The Nick Townsend Column: Henry and Haynes - iconic figures of their generations - and loyal to boot

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The Independent Football

Admit it. One of the most divine goals of even Thierry Henry's fabulous career couldn't have failed to provoke a profanity of admiration, could it? Surely that studied dispatch of the ball which described an arc around the Sparta Prague goalkeeper, Jaromir Blazek, followed by another goal to expunge Ian Wright's club record of 185, could not have failed to stir even the most curmudgeonly of those followers of Arsenal's rivals?

But what can be read into the fact that the striker, possibly the most expressive French mime artist since Marcel Marceau, should immediately beat an open-handed rhythm on his shirt's Arsenal crest? If this was a symbol of intent that he plans to extend his allegiance to Arsenal, the Highbury set will rejoice. If he declines to accept a new contract next summer, then they should send him on his way, probably to Spain, with their gratitude.

Now in his seventh season at Highbury, with the club undergoing a post-Vieira reformation, Henry can be excused for suffering from a slight itch. The player, procured for £10.5m from Juventus in 1999, will be 29 next summer. Whatever his future, they have witnessed his pomp.

Henry will have more than served his time; no less than Johnny Haynes did during his 18-year stint at Craven Cottage. Four decades separate them. Yet, just as Henry extracts riches from resources that the rest of us could only contemplate by delving deep into our most fertile imaginations, so 45 years ago, we would only deliver the ball 50 yards with the weighted perfection of a Johnny Haynes in our most exquisite fantasies.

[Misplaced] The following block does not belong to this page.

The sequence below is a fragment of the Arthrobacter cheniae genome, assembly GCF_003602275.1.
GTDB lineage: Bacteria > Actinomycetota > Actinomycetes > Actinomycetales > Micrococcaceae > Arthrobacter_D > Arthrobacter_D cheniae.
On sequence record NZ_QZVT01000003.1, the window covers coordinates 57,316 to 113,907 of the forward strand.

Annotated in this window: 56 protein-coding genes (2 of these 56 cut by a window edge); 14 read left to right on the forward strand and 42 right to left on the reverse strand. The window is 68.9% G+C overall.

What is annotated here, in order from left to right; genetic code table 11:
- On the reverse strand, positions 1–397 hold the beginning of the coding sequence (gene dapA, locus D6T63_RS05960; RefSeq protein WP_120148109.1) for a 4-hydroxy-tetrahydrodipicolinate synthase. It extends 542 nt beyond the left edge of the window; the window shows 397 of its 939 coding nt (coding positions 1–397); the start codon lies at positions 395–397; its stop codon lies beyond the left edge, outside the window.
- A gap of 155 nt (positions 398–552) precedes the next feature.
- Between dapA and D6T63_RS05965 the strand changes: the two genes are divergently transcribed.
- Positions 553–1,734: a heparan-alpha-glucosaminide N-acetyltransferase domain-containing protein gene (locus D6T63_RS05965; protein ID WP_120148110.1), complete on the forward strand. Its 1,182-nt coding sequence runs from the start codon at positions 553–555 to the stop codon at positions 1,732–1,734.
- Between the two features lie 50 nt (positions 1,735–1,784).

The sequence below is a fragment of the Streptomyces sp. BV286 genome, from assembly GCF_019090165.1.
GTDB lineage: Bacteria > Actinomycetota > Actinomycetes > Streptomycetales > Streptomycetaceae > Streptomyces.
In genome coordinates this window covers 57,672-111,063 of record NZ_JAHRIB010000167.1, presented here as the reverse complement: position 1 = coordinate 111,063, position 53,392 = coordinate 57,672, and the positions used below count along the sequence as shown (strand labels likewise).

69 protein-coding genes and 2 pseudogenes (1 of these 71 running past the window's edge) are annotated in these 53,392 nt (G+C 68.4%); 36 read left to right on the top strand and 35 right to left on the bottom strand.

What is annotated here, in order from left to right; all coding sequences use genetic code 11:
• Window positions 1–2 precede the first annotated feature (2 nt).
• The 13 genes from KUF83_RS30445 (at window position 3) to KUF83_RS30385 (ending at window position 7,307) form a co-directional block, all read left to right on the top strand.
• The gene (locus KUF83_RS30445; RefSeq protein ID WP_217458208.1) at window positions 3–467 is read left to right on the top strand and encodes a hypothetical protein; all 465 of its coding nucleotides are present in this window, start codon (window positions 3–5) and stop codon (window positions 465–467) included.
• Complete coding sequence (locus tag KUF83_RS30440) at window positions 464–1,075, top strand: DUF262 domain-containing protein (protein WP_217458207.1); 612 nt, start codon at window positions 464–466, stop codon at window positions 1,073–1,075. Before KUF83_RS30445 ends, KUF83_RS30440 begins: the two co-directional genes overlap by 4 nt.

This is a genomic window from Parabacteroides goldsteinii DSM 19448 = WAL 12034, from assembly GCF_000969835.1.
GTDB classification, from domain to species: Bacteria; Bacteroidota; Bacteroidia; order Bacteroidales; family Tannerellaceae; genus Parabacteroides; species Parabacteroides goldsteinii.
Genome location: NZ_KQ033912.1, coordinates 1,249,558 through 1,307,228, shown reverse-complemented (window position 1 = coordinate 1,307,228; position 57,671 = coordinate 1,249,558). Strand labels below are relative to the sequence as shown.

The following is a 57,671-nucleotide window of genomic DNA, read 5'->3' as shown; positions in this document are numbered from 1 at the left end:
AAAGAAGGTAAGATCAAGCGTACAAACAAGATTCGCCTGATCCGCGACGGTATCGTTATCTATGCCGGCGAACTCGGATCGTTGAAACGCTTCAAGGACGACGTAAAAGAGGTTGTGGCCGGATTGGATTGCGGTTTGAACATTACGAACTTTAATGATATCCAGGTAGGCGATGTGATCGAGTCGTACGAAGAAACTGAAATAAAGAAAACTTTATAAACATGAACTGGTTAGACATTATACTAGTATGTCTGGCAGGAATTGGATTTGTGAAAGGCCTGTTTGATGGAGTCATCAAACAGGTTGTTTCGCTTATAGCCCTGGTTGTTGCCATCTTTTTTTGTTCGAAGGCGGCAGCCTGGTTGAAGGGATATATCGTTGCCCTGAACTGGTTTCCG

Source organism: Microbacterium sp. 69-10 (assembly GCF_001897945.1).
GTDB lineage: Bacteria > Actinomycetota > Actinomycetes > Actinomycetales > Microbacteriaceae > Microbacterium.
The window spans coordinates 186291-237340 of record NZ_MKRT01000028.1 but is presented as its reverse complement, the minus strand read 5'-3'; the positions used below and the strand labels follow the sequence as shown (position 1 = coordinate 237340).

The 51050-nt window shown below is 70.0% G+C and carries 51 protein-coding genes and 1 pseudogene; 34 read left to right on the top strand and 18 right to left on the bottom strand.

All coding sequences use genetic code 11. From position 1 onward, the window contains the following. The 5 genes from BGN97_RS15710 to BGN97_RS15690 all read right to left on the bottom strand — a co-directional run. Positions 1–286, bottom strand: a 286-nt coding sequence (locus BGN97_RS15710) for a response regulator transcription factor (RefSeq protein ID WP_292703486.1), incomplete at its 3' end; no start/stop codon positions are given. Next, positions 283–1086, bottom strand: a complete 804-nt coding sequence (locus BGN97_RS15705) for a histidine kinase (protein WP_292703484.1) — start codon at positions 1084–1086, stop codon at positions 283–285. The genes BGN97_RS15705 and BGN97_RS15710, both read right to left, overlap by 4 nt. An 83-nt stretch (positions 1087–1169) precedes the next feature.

He was never a man for self-glorification; the explanation for an entire English career in the service of Fulham. He was the catalyst for maintaining, to a significant degree, the Cottagers' First Division existence. In a sense, his presence could be likened to Henry's vital contribution to Arsenal's accumulation of honours. As Haynes once candidly explained: "When they lifted the maximum wage in 1961 [thanks to Jimmy Hill], Fulham made me a good offer... and I suppose I lacked a bit of ambition."

Perhaps that explains why, in an age when honours are bestowed upon celebrities and sportspeople sometimes on the most tenuous of pretexts, Haynes, notwithstanding his 56 England caps, should have departed this world without a letter of commendation to his name.

His impact on football, on and off the field, could not be doubted, however. The irony possibly was not lost on Haynes, who died last week, aged 71, that the salary argument has turned full circle. He shattered the artificial wage ceiling, and probably chairman Tommy Trinder's budget, too, with the £100 a week gratefully offered and received. Its repercussions have permeated through to today. No wonder some of Trinder's modern-day counterparts are calling for a renewal of the wage cap. The old music hall showman could not have known that his catchphrase "You lucky people" could have been written for today's élite players.

My first sight of Haynes was as a vivid black-and-white image amid the flickering grey of my old primary-school headmaster's TV one afternoon. Watching the national football team was deemed by the head to be part of our education.